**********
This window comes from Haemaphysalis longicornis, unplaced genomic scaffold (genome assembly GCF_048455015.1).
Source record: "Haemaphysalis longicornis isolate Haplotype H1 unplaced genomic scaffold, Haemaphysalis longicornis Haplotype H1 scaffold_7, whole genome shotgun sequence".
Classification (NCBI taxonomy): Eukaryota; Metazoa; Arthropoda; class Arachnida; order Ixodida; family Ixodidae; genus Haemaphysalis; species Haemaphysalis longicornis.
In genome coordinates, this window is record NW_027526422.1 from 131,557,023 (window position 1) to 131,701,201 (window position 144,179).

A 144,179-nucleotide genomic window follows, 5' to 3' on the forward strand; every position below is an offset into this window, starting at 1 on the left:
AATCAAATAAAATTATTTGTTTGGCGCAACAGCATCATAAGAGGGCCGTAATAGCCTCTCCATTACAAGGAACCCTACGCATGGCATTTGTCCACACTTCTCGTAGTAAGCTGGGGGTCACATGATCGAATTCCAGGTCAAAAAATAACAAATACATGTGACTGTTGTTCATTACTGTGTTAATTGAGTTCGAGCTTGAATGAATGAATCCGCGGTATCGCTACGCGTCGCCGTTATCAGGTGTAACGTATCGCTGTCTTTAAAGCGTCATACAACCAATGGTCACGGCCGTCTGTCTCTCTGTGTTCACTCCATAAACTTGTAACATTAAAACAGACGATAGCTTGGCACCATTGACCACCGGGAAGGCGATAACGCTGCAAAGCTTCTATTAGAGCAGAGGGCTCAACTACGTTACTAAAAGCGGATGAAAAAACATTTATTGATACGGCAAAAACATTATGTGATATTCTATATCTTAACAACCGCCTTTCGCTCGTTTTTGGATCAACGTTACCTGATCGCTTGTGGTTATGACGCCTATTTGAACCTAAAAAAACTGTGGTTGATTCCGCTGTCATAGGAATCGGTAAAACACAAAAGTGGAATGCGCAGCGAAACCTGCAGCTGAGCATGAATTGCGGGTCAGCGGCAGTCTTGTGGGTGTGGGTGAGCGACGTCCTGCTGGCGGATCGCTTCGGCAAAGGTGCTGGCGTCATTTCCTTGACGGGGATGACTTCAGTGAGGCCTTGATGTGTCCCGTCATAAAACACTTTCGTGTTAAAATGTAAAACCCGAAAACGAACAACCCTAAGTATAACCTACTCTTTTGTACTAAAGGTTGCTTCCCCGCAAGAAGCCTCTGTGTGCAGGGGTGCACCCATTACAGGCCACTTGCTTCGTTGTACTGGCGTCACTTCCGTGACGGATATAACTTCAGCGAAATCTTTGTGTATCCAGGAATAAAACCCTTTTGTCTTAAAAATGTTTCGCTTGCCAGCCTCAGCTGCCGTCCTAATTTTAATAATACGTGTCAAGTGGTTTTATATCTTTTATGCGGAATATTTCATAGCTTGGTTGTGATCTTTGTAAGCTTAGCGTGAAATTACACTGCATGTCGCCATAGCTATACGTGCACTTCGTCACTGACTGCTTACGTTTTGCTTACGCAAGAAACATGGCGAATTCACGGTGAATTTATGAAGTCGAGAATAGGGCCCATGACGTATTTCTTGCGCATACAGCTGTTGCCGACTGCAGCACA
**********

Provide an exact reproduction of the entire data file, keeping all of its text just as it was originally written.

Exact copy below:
This window comes from Haemaphysalis longicornis, unplaced genomic scaffold (genome assembly GCF_048455015.1).
Source record: "Haemaphysalis longicornis isolate Haplotype H1 unplaced genomic scaffold, Haemaphysalis longicornis Haplotype H1 scaffold_7, whole genome shotgun sequence".
Classification (NCBI taxonomy): Eukaryota; Metazoa; Arthropoda; class Arachnida; order Ixodida; family Ixodidae; genus Haemaphysalis; species Haemaphysalis longicornis.
In genome coordinates, this window is record NW_027526422.1 from 131,557,023 (window position 1) to 131,701,201 (window position 144,179).

A 144,179-nucleotide genomic window follows, 5' to 3' on the forward strand; every position below is an offset into this window, starting at 1 on the left:
AATCAAATAAAATTATTTGTTTGGCGCAACAGCATCATAAGAGGGCCGTAATAGCCTCTCCATTACAAGGAACCCTACGCATGGCATTTGTCCACACTTCTCGTAGTAAGCTGGGGGTCACATGATCGAATTCCAGGTCAAAAAATAACAAATACATGTGACTGTTGTTCATTACTGTGTTAATTGAGTTCGAGCTTGAATGAATGAATCCGCGGTATCGCTACGCGTCGCCGTTATCAGGTGTAACGTATCGCTGTCTTTAAAGCGTCATACAACCAATGGTCACGGCCGTCTGTCTCTCTGTGTTCACTCCATAAACTTGTAACATTAAAACAGACGATAGCTTGGCACCATTGACCACCGGGAAGGCGATAACGCTGCAAAGCTTCTATTAGAGCAGAGGGCTCAACTACGTTACTAAAAGCGGATGAAAAAACATTTATTGATACGGCAAAAACATTATGTGATATTCTATATCTTAACAACCGCCTTTCGCTCGTTTTTGGATCAACGTTACCTGATCGCTTGTGGTTATGACGCCTATTTGAACCTAAAAAAACTGTGGTTGATTCCGCTGTCATAGGAATCGGTAAAACACAAAAGTGGAATGCGCAGCGAAACCTGCAGCTGAGCATGAATTGCGGGTCAGCGGCAGTCTTGTGGGTGTGGGTGAGCGACGTCCTGCTGGCGGATCGCTTCGGCAAAGGTGCTGGCGTCATTTCCTTGACGGGGATGACTTCAGTGAGGCCTTGATGTGTCCCGTCATAAAACACTTTCGTGTTAAAATGTAAAACCCGAAAACGAACAACCCTAAGTATAACCTACTCTTTTGTACTAAAGGTTGCTTCCCCGCAAGAAGCCTCTGTGTGCAGGGGTGCACCCATTACAGGCCACTTGCTTCGTTGTACTGGCGTCACTTCCGTGACGGATATAACTTCAGCGAAATCTTTGTGTATCCAGGAATAAAACCCTTTTGTCTTAAAAATGTTTCGCTTGCCAGCCTCAGCTGCCGTCCTAATTTTAATAATACGTGTCAAGTGGTTTTATATCTTTTATGCGGAATATTTCATAGCTTGGTTGTGATCTTTGTAAGCTTAGCGTGAAATTACACTGCATGTCGCCATAGCTATACGTGCACTTCGTCACTGACTGCTTACGTTTTGCTTACGCAAGAAACATGGCGAATTCACGGTGAATTTATGAAGTCGAGAATAGGGCCCATGACGTATTTCTTGCGCATACAGCTGTTGCCGACTGCAGCACA